Kadva And Leuva Patidars: Who They Are, And What Their Role Is In Gujarat Politics

Kadva And Leuva Patidars: Who They Are, And What Their Role Is In Gujarat PoliticsPurshottam Rupala (left), Bhupendra Patel (centre) and Mansukh Mandaviya (right)
Snapshot
  • Mansukh Mandaviya and Purshottam Rupala, both from the Patidar community, were elevated as ministers in the recent Union cabinet reshuffle.

    In an unanticipated move, the BJP chose Bhupendra Patel, a Kadva Patidar, as Chief Minister of Gujarat.

    Here's all you need to know about Patidars and their role in Gujarat politics.

In an unanticipated move, the Bhartiya Janata Party (BJP) chose Bhupendra Patel, a Kadva Patidar, for the post of Gujarat Chief Minister. A moderate Patidar face, Patel is not only on the board of several community organisations like Sardar Dham and Vishwa Umiya Foundation, but is also closely associated with Dada Bhagwan Foundation, a spiritual organisation with a large following in the state.

Kadva And Leuva Patidars

The Patidar community, with 13 per cent of Gujarat's voter population, commands electoral significance. Numbers show that Patidars can influence election results in more than 70 out of 182 assembly constituencies in Gujarat.

The community was an ardent supporter of the Congress party until the late 1970s. However, in the 1980s, the Congress shifted focus to the famous KHAM alliance (Kshatriya, Harijan, Adivasi, Muslim), and the Patels shifted allegiance to the BJP. Today, they contribute around one-fourth of BJP's vote share in the state; and one-third of the BJP MLAs are Patels.

The Patidars claim to be descendants of Sri Rama's sons Lav and Kush. The folk tales in the region record that the former were cursed by their mother Sita to become cultivators, after which the Patidars migrated from Ayodhya to Gujarat.

Leuva Patidars are reportedly influential in the Saurashtra region, while Kadva Patidars are influential in the north Gujarat region. Both the sects of the Patidar community follow separate social customs and are known for not getting along with each other.

However, in the recent past, there have been meetings between the leaders of the two communities to present a united front, as the community aims to consolidate its position in politics and government jobs.

In February this year, leaders of two Patidar sects met ahead of Gujarat local body polls. The meeting was reportedly the first-ever attempt by the two trusts to come together to discuss the political, social, and educational progress of the Patidar community.

BJP's Outreach To Patidars

The Patidar community has put up a strong agitation in the last six years for the Other Backward Class (OBC) status, and more political voice. Ahead of the assembly election of 2022, the community has started demanding top roles for Patidar leaders, including the post of chief minister.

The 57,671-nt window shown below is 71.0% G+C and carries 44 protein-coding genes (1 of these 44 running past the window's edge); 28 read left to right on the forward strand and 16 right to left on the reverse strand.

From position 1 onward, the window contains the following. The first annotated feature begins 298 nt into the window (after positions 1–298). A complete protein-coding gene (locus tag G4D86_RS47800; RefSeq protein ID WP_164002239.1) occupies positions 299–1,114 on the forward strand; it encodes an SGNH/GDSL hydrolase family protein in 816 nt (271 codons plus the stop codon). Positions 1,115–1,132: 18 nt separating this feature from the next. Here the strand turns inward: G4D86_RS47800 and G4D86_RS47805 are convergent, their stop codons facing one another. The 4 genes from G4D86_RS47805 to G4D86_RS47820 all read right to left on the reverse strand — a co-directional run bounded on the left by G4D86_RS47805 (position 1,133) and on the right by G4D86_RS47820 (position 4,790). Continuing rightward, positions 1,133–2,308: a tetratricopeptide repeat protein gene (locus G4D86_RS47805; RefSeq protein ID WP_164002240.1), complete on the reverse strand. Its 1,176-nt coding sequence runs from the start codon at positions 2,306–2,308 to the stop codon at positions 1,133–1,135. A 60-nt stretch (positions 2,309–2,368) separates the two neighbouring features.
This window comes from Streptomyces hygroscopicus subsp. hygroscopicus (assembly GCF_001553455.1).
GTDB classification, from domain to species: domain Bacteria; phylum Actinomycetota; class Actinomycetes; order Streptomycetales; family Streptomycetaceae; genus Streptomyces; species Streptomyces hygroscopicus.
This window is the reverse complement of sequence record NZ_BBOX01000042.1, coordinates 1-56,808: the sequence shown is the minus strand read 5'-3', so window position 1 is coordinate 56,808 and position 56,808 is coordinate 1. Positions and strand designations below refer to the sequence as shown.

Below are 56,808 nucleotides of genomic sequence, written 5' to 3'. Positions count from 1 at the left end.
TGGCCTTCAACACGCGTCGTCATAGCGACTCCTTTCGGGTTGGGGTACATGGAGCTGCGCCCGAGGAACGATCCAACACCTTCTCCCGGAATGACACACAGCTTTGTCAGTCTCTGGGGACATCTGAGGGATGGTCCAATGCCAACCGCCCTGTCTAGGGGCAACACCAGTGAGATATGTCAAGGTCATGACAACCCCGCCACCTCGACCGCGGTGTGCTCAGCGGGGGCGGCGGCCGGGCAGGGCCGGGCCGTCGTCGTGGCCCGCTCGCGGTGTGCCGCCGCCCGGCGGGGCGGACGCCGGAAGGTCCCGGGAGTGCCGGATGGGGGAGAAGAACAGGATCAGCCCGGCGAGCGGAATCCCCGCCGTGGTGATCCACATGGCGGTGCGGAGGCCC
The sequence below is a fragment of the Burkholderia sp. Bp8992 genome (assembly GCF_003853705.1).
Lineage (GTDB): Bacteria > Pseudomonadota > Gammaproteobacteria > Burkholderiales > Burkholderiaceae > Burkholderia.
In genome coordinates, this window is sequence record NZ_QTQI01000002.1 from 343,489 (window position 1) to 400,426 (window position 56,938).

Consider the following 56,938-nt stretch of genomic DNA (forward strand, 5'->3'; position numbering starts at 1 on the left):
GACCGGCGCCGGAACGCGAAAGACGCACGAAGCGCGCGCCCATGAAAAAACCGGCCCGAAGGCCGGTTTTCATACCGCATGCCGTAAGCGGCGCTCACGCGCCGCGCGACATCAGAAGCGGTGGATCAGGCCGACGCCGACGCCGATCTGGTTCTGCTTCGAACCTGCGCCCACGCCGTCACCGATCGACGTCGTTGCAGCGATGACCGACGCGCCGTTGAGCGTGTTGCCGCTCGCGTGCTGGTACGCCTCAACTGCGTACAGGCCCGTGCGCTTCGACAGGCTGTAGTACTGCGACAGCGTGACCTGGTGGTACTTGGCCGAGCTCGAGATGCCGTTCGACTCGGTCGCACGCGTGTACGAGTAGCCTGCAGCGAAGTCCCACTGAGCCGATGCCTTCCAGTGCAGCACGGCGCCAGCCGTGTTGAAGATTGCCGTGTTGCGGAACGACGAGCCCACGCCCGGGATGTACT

In June this year, social leaders of the community met at Khodaldham temple, the primary place of worship of Leuva Patels located in Kagvad near Rajkot city in the Saurashtra region, primarily aiming at bringing together the Leuva and the Kadva Patidars.

"After Keshubhai Patel (former BJP chief minister of Gujarat), the Patidar community lost its dominance in the state. This meeting was held to discuss how to regain the political influence for our community in the state," Naresh Patel, chairman of Khodaldham Trust, had said.

In 2017 assembly elections that came two years after a massive Patidar agitation led by Hardik Patel in the state saw a decline in BJP's vote share, with the party losing 13 seats to Congress. Unlike their 2012 victory, where BJP secured 115 seats, it bagged 99 seats in 2017. Many experts believe that it was the Patidar vote that helped Congress do better.

Hardik Patel, also a Kadva Patidar, has since become a Congress leader and is actively campaigning against BJP. Another concern for BJP is the Aam Aadmi Party (AAP), whose workers are reportedly carrying out aggressive work in north Gujarat and Saurashtra. AAP's stellar show in the Surat Municipal Corporation election earlier this year is a testimony to this.

In this scenario, BJP can ill-afford to take the Patidar community for granted.

In the recent Union cabinet expansion, the party picked seven leaders from Gujarat. Ministers of State (MoS) prior to the reshuffle, Mansukh Mandaviya and Purshottam Rupala, both from the Patidar community, were elevated as ministers in the Union cabinet.

Despite a certain level of dissatisfaction and fear of political marginalisation visible in the Patidar community, the hold of BJP on Patidars has proven resilient. In 2017, BJP managed to win 15 of the 16 constituencies in Surat district, the epicentre of protests against the Modi government's goods and services tax (GST) and many of the traders — Patidars — had been turning out in large numbers to show support for Hardik Patel.

The party also gained significant ground in local body polls last year. It won 31 district panchayats, nearly 180 of 260 taluk panchayats and all municipal corporations. It seems that Union Minister Mandaviya's description of the relationship between the party and the community as that of "an umbilical cord and navel" holds.

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